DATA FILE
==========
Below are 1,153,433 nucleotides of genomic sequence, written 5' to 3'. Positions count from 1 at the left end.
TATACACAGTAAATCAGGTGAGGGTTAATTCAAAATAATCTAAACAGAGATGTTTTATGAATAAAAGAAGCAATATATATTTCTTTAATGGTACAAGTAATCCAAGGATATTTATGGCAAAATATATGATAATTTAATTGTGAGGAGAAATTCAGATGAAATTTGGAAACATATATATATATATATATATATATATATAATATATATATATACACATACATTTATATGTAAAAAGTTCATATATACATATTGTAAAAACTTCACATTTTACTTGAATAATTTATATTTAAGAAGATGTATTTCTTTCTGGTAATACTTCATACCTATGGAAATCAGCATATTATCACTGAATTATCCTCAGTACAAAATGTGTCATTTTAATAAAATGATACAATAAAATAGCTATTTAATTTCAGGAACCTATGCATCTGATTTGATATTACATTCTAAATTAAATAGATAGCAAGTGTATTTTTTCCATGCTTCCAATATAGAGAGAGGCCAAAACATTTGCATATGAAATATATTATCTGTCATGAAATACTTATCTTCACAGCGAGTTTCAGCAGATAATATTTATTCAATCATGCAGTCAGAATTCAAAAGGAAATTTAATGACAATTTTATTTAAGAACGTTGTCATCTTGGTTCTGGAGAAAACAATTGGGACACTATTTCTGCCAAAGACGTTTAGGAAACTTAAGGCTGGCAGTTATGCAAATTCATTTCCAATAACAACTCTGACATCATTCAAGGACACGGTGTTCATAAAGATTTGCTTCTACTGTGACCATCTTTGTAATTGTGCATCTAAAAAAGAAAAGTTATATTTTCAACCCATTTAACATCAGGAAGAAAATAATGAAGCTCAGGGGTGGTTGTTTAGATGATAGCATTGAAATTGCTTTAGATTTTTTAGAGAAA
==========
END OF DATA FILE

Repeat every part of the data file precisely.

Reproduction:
Below are 1,153,433 nucleotides of genomic sequence, written 5' to 3'. Positions count from 1 at the left end.
TATACACAGTAAATCAGGTGAGGGTTAATTCAAAATAATCTAAACAGAGATGTTTTATGAATAAAAGAAGCAATATATATTTCTTTAATGGTACAAGTAATCCAAGGATATTTATGGCAAAATATATGATAATTTAATTGTGAGGAGAAATTCAGATGAAATTTGGAAACATATATATATATATATATATATATATATAATATATATATATACACATACATTTATATGTAAAAAGTTCATATATACATATTGTAAAAACTTCACATTTTACTTGAATAATTTATATTTAAGAAGATGTATTTCTTTCTGGTAATACTTCATACCTATGGAAATCAGCATATTATCACTGAATTATCCTCAGTACAAAATGTGTCATTTTAATAAAATGATACAATAAAATAGCTATTTAATTTCAGGAACCTATGCATCTGATTTGATATTACATTCTAAATTAAATAGATAGCAAGTGTATTTTTTCCATGCTTCCAATATAGAGAGAGGCCAAAACATTTGCATATGAAATATATTATCTGTCATGAAATACTTATCTTCACAGCGAGTTTCAGCAGATAATATTTATTCAATCATGCAGTCAGAATTCAAAAGGAAATTTAATGACAATTTTATTTAAGAACGTTGTCATCTTGGTTCTGGAGAAAACAATTGGGACACTATTTCTGCCAAAGACGTTTAGGAAACTTAAGGCTGGCAGTTATGCAAATTCATTTCCAATAACAACTCTGACATCATTCAAGGACACGGTGTTCATAAAGATTTGCTTCTACTGTGACCATCTTTGTAATTGTGCATCTAAAAAAGAAAAGTTATATTTTCAACCCATTTAACATCAGGAAGAAAATAATGAAGCTCAGGGGTGGTTGTTTAGATGATAGCATTGAAATTGCTTTAGATTTTTTAGAGAAA